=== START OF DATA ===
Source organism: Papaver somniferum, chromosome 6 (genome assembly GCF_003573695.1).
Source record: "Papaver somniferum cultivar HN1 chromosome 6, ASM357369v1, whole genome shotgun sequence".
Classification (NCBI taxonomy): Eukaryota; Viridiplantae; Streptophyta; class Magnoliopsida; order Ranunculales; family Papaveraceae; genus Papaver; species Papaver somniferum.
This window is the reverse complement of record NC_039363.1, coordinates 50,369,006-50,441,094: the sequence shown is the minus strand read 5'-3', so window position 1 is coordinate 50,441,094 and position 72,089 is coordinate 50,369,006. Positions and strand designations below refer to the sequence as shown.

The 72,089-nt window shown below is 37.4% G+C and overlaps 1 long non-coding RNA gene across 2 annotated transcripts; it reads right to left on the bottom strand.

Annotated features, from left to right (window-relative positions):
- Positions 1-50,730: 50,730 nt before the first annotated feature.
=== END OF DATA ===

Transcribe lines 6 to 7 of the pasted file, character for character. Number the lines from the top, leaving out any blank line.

Annotated features, from left to right (window-relative positions):
- Positions 1-50,730: 50,730 nt before the first annotated feature.